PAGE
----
BOOK VII. CONTAINING THREE DAYS.
10. Chapter x. Containing several matters...
The subject of the Quaker's discourse had so deeply affected Jones,
that he stared very wildly all the time he was speaking. This the
Quaker had observed, and this, added to the rest of his behaviour,
inspired honest Broadbrim with a conceit, that his companion was in
reality out of his senses. Instead of resenting the affront,
therefore, the Quaker was moved with compassion for his unhappy
circumstances; and having communicated his opinion to the landlord, he
desired him to take great care of his guest, and to treat him with the
"Indeed," says the landlord, "I shall use no such civility towards
him; for it seems, for all his laced waistcoat there, he is no more a
gentleman than myself, but a poor parish bastard, bred up at a great
squire's about thirty miles off, and now turned out of doors (not for
any good to be sure). I shall get him out of my house as soon as
possible. If I do lose my reckoning, the first loss is always the
best. It is not above a year ago that I lost a silver spoon."
"What dost thou talk of a parish bastard, Robin?" answered the Quaker.
"Thou must certainly be mistaken in thy man."
"Not at all," replied Robin; "the guide, who knows him very well, told
it me." For, indeed, the guide had no sooner taken his place at the
kitchen fire, than he acquainted the whole company with all he knew or
had ever heard concerning Jones.
The Quaker was no sooner assured by this fellow of the birth and low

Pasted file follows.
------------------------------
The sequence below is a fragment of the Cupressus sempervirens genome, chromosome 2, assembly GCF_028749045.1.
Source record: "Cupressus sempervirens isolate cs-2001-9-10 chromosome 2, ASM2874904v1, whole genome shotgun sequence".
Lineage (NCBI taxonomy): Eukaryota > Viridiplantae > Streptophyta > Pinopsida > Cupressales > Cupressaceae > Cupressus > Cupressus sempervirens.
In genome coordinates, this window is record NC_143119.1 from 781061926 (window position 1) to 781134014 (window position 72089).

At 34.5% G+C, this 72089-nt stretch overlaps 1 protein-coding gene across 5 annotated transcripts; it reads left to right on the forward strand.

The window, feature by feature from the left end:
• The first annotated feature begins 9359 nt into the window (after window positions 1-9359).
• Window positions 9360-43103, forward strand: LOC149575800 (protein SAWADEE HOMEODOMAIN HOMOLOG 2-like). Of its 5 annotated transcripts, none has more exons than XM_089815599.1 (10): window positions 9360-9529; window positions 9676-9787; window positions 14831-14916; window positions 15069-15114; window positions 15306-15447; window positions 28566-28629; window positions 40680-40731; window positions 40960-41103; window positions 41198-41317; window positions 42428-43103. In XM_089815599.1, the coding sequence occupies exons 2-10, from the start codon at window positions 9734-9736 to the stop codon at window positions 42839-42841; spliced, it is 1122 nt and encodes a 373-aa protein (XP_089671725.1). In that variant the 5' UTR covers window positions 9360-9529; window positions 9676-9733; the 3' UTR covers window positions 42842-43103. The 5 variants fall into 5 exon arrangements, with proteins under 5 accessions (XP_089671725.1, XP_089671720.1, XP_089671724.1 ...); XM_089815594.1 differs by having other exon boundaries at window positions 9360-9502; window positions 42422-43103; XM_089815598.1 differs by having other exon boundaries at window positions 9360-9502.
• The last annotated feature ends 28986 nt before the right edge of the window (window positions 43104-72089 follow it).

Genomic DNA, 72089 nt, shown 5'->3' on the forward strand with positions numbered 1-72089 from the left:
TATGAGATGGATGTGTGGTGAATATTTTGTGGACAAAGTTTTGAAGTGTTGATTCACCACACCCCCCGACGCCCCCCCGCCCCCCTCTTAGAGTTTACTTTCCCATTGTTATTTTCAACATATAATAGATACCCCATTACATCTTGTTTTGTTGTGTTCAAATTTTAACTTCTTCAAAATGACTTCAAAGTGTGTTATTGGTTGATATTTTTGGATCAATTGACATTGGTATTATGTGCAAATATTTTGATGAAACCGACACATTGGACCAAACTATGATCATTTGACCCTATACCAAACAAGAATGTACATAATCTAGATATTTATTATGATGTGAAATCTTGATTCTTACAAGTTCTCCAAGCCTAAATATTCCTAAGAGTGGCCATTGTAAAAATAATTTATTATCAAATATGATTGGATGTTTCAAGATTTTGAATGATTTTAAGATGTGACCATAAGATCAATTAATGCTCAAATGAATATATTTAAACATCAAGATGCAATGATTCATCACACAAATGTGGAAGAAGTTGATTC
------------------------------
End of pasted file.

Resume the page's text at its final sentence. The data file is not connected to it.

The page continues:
fortune of Jones, than all compassion for him vanished; and the honest
plain man went home fired with no less indignation than a duke would
have felt at receiving an affront from such a person.
The landlord himself conceived an equal disdain for his guest; so that
when Jones rung the bell in order to retire to bed, he was acquainted
that he could have no bed there. Besides disdain of the mean condition
of his guest, Robin entertained violent suspicion of his intentions,
which were, he supposed, to watch some favourable opportunity of
robbing the house. In reality, he might have been very well eased of
these apprehensions, by the prudent precautions of his wife and
daughter, who had already removed everything which was not fixed to
the freehold; but he was by nature suspicious, and had been more
particularly so since the loss of his spoon. In short, the dread of
being robbed totally absorbed the comfortable consideration that he
had nothing to lose.